May all living beings be well, happy, and peaceful.

May all living beings be freed from suffering by the power of Triple Gem.

The Courageous Captain: Trusting in Our Actions, Not Superstitions

This lesson can be shared with all ages.

Sometimes Jataka Tales are reserved for our youngest children.  Why?  The Buddha used them to convey important morals and truths to his followers.  Most of them were adults.  My older students always gobble up these lessons, even when I use books clearly intended for younger readers.

Before they can roll their eyes and say, "OMG, this is a baby story," I call myself out for using it.  "Obviously this book is intended for younger readers," I'll say, "but I learned so much from it when I was working on it for the little kids, that I knew y'all would appreciate too."  And they do.

We used a book titled, Courageous Captain, A Jataka Tale.  You can find it here.

Before we read the story, I invited the kids to share any superstitions they knew.
Their list included things like:
     A black cat crossing your path
     Athletes spitting on bats or wearing the same socks
     Breaking a mirror means 7 years bad luck
     Carrying a lucky rabbit's foot
    Women on a Pirate ship was bad luck...

Then I asked, "When we trust in superstitions, do we keep control of our fate?"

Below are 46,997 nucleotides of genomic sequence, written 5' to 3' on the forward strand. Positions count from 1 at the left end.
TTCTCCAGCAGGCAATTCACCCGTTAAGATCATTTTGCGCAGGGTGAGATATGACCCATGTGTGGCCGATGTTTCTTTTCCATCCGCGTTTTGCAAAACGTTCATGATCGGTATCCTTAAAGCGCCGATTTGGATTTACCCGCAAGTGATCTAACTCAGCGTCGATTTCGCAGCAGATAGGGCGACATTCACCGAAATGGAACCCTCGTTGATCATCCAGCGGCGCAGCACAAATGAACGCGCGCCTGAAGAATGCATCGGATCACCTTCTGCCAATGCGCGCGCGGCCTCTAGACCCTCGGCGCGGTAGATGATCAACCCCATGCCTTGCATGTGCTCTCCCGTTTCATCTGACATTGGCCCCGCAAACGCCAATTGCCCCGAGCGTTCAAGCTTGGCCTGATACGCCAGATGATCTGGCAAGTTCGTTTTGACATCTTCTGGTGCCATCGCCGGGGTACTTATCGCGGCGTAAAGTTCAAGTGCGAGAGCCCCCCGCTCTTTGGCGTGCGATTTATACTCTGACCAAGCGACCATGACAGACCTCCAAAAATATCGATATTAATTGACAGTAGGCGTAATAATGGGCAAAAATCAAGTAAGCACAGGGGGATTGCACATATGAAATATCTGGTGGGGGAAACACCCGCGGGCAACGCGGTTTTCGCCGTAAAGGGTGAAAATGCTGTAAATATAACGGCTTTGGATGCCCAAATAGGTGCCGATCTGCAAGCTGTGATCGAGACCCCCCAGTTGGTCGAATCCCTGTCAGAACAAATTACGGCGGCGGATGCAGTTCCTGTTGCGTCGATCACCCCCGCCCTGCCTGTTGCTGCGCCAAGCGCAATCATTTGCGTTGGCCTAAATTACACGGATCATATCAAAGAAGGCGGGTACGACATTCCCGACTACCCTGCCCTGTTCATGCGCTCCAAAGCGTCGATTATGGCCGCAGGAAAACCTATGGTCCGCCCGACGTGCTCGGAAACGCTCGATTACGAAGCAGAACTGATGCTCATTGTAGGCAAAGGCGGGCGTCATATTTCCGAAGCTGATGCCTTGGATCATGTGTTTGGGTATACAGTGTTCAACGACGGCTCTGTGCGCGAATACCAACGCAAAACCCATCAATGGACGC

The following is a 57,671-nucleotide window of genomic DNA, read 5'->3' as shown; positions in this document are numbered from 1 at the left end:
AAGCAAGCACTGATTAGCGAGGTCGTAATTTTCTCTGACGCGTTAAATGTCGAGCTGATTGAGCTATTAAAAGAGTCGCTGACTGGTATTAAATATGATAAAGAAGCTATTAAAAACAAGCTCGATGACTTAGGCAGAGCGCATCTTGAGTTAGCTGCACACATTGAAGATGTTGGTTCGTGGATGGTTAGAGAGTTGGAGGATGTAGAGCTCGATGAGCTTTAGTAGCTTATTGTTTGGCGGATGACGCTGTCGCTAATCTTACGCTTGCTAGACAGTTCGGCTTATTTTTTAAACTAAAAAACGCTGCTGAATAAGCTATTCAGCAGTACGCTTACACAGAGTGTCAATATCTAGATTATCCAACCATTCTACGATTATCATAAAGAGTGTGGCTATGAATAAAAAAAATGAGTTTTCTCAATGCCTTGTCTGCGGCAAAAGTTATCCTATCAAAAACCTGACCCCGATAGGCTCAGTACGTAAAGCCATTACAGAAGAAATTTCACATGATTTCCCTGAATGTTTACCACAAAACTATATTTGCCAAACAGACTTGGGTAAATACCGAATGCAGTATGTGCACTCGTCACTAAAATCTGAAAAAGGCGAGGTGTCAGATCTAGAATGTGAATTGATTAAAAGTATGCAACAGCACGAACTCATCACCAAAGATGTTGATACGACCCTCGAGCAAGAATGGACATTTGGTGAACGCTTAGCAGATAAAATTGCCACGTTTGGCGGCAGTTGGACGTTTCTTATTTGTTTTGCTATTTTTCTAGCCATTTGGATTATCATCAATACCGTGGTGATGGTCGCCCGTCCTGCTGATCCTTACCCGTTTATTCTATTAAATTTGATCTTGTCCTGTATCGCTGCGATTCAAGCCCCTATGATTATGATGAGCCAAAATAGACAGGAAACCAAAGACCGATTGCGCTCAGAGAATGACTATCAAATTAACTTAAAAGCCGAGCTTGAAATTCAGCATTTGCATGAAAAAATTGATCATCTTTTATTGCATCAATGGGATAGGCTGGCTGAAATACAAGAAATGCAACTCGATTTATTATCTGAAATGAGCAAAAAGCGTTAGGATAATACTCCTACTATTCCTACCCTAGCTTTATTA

I wanted the kids to come away from this lesson knowing that we must rely on our actions, not our luck if we want to be successful.

After the story I asked the following questions:

1.) Why did the captain want Supuraga on board?
2.) Did they listen to his wisdom, or just rely on the good luck his presence would bring?
3.) What made Supuraga such a good navigator?
   (his presence, or his skills, wisdom, insight, etc...)
4.) When the crew trusted in Supuraga as a good luck charm where did their ship travel?
  (closer to danger)
5.) When they trusted his words and acted upon them, what happened?
 (they took control of their ship and gained treasures)
6.) How is this similar to the Buddha?
7.) Does keeping a Buddha statue or picture nearby keep us safe and protect us?
8.) Why do we keep statues of the Buddha around?
9.)When will we find refuge in the Buddha, Dhamma, or Sangha?
 (When we follow his teachings)

After the discussion I had a small pasting activity for the younger children to do.  It tickled me that the older kids wanted to make this too.  Thankfully I had enough supplies for everyone.

May all be free from suffering by the power of the Triple Gem.

Buddha, Ananda, & the Fishmongers: Choosing Friends Wisely

This lesson can be used with children from preschool through high school.  Heck, this lesson is helpful for adults.

Before sharing this story, the children were invited to try a little experiment.  Each child was asked to put their left hand in a ziploc bag full of chopped onions.  Prepare for lots of exclamations of, PU, YUCK! and THAT STINKS! when you tell them to smell their hand.